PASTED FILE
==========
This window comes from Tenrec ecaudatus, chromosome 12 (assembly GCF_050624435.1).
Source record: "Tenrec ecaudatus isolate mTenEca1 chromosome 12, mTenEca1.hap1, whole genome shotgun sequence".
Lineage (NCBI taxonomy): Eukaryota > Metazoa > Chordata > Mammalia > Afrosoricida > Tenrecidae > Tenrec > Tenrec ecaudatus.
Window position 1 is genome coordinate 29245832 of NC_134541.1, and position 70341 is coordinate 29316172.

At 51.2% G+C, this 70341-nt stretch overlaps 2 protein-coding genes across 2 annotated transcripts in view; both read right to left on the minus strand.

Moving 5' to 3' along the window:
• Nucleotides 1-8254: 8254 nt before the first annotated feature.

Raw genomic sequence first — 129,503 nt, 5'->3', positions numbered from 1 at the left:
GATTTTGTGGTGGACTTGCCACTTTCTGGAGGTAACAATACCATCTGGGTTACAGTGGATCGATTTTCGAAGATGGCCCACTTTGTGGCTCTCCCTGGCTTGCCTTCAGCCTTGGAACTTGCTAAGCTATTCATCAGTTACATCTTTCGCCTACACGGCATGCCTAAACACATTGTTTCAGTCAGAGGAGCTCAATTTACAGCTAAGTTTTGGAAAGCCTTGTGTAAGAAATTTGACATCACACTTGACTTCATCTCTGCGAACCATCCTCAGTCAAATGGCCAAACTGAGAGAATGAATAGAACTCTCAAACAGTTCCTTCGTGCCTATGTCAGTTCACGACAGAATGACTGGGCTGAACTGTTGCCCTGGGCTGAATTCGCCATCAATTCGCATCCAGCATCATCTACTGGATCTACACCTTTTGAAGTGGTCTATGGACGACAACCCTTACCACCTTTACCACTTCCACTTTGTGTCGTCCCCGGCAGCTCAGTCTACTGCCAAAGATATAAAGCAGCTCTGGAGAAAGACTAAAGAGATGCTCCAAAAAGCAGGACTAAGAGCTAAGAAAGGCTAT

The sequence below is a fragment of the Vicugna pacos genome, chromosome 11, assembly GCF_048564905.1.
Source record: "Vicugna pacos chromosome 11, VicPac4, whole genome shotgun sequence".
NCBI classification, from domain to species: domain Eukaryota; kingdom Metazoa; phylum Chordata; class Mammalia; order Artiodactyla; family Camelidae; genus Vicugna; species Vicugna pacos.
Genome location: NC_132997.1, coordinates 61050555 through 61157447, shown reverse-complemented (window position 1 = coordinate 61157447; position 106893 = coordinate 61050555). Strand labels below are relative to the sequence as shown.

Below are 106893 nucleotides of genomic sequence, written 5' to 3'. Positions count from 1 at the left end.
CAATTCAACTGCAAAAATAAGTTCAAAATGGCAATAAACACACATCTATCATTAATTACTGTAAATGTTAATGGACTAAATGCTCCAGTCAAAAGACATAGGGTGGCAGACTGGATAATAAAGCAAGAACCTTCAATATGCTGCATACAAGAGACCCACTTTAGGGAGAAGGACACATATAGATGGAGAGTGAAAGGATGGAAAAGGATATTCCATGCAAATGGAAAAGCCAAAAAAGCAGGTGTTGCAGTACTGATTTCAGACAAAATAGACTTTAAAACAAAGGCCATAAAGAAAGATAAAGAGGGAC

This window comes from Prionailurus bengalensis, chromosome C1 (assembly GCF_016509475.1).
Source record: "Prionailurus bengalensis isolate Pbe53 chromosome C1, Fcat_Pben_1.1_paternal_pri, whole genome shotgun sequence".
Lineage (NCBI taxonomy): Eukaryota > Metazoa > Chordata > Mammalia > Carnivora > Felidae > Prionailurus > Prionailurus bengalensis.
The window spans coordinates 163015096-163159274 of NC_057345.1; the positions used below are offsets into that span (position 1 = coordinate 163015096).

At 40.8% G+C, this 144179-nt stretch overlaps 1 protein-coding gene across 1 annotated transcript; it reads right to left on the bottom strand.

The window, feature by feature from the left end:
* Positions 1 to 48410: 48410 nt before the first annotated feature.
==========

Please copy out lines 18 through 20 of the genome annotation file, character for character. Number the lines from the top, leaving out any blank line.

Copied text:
Lineage (NCBI taxonomy): Eukaryota > Metazoa > Chordata > Mammalia > Carnivora > Felidae > Prionailurus > Prionailurus bengalensis.
The window spans coordinates 163015096-163159274 of NC_057345.1; the positions used below are offsets into that span (position 1 = coordinate 163015096).

At 40.8% G+C, this 144179-nt stretch overlaps 1 protein-coding gene across 1 annotated transcript; it reads right to left on the bottom strand.